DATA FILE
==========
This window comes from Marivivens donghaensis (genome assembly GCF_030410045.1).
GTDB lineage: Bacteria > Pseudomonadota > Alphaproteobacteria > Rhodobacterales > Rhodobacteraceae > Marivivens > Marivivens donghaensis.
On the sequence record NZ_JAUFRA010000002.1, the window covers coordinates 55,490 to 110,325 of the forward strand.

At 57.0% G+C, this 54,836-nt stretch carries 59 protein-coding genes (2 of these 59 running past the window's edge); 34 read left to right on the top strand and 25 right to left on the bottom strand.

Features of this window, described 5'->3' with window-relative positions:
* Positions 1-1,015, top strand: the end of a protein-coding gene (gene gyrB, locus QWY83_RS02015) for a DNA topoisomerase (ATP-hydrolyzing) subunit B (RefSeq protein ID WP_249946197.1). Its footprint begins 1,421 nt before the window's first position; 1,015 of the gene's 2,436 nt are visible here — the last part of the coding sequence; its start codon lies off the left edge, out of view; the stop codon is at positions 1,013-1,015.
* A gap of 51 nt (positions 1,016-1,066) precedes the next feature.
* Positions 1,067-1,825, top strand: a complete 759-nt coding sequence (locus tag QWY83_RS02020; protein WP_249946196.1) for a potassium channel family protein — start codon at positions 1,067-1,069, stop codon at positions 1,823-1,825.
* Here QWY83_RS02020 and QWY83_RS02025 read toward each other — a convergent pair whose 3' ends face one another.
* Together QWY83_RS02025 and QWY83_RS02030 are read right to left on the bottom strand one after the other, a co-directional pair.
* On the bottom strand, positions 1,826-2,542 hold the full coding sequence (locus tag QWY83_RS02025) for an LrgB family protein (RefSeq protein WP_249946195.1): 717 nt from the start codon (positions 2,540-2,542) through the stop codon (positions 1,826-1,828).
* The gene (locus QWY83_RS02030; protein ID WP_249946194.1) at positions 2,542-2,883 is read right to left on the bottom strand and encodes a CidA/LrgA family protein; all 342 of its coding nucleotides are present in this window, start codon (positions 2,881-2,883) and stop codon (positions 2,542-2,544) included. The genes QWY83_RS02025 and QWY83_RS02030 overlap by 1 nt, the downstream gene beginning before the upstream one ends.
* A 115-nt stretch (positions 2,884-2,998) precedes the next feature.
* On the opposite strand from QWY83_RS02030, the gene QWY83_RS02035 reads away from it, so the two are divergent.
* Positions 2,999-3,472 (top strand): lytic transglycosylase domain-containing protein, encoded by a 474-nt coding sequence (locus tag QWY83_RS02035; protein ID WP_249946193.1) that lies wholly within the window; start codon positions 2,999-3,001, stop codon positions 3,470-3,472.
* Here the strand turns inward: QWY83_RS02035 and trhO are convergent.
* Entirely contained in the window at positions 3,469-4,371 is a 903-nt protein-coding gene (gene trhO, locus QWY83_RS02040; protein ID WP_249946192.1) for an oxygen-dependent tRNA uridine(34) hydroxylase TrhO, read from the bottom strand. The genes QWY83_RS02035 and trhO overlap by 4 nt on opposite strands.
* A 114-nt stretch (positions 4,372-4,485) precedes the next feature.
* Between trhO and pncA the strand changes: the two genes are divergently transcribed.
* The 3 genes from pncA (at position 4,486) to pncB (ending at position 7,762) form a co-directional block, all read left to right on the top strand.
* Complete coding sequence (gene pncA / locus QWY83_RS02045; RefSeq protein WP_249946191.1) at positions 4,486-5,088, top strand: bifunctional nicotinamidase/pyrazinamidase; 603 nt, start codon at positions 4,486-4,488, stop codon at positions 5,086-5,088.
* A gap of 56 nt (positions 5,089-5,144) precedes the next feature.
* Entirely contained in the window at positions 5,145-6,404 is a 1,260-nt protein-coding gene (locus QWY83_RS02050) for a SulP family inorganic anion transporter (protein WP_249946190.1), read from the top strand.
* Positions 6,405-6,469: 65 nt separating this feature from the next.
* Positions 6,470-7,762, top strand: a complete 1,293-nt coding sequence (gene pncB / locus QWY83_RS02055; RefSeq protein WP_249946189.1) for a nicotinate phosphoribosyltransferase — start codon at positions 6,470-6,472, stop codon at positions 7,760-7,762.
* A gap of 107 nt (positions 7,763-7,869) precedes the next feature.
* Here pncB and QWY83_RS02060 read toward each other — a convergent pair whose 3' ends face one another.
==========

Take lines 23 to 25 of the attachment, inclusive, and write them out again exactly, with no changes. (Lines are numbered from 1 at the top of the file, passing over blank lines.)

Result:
* Entirely contained in the window at positions 5,145-6,404 is a 1,260-nt protein-coding gene (locus QWY83_RS02050) for a SulP family inorganic anion transporter (protein WP_249946190.1), read from the top strand.
* Positions 6,405-6,469: 65 nt separating this feature from the next.
* Positions 6,470-7,762, top strand: a complete 1,293-nt coding sequence (gene pncB / locus QWY83_RS02055; RefSeq protein WP_249946189.1) for a nicotinate phosphoribosyltransferase — start codon at positions 6,470-6,472, stop codon at positions 7,760-7,762.